It is another object to provide a control orifice of a simple but robust design.
In accordance with an aspect of this invention, the control orifice has plunger and orifice seat geometries that maximize the desirable forces, and minimize the unwanted forces. The front or proximal face of the plunger head is concave, allowing the flow to stagnate there in a small plenum, generating the desired stagnation pressure and force. The leading edge is made relatively sharp, and approaches the conical orifice at a steep angle, to minimize the area exposed to high velocity flow, and therefore also to minimize the forward force. A cylindrical outer edge portion of the plunger head is kept as short as possible, to minimize the radial outer edge area and Bernoulli force but still offer adequate mechanical support to the sharp leading edge. The back or distal side of the plunger draws sharply away from the flow stream, causing the flow to separate from the surface (at minimum flow velocities), eliminating accompanying unsteady forces. The conical orifice seat continues well past the edge of the plunger, encouraging the flow to remain attached there as it diffuses and returns to the sink pressure.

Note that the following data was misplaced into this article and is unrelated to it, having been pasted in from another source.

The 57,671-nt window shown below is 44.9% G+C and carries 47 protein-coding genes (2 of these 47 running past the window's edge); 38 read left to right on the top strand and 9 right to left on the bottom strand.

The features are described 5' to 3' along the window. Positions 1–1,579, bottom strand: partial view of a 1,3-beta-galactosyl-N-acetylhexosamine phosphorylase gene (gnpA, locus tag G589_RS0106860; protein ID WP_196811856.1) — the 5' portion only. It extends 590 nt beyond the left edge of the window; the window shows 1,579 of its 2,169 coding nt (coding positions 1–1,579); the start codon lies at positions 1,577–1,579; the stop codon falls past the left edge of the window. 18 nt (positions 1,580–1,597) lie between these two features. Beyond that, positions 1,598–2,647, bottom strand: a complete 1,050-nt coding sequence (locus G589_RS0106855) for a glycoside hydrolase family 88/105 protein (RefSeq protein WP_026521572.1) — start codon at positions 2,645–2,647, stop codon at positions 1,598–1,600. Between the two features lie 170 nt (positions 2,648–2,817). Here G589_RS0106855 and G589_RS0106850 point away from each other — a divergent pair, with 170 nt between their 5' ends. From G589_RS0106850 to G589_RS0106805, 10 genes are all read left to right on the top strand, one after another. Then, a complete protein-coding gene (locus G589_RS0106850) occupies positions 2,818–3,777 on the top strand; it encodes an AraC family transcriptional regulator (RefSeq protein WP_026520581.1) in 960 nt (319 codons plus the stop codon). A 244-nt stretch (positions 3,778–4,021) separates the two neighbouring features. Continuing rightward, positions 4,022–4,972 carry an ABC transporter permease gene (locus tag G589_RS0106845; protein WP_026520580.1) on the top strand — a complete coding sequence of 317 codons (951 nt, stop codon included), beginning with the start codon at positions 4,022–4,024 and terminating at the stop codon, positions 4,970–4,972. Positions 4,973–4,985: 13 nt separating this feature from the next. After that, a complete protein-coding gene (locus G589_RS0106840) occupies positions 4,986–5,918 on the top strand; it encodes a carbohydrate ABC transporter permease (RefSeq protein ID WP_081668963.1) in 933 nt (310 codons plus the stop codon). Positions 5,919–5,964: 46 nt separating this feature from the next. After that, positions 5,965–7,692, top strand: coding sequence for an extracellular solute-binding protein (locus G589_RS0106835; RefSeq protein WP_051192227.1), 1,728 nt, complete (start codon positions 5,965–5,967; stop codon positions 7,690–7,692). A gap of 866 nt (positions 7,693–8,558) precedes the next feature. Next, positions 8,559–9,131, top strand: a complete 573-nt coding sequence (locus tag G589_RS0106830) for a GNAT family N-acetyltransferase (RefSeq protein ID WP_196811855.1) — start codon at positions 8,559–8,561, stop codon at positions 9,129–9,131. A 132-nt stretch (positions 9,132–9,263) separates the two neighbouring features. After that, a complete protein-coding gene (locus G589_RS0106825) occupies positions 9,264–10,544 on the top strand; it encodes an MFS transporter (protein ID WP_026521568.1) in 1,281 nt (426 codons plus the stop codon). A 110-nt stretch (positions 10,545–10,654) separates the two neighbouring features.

The above and other aspects, features, and advantages of this invention will become evident from the ensuing description of a preferred embodiment, to be read in conjunction with the accompanying Drawing.
FIG. 1 is sectional schematic view of a hydraulic valve according to a preferred embodiment of the invention.
FIG. 2 is a detail view showing the plunger and orifice seat of this embodiment.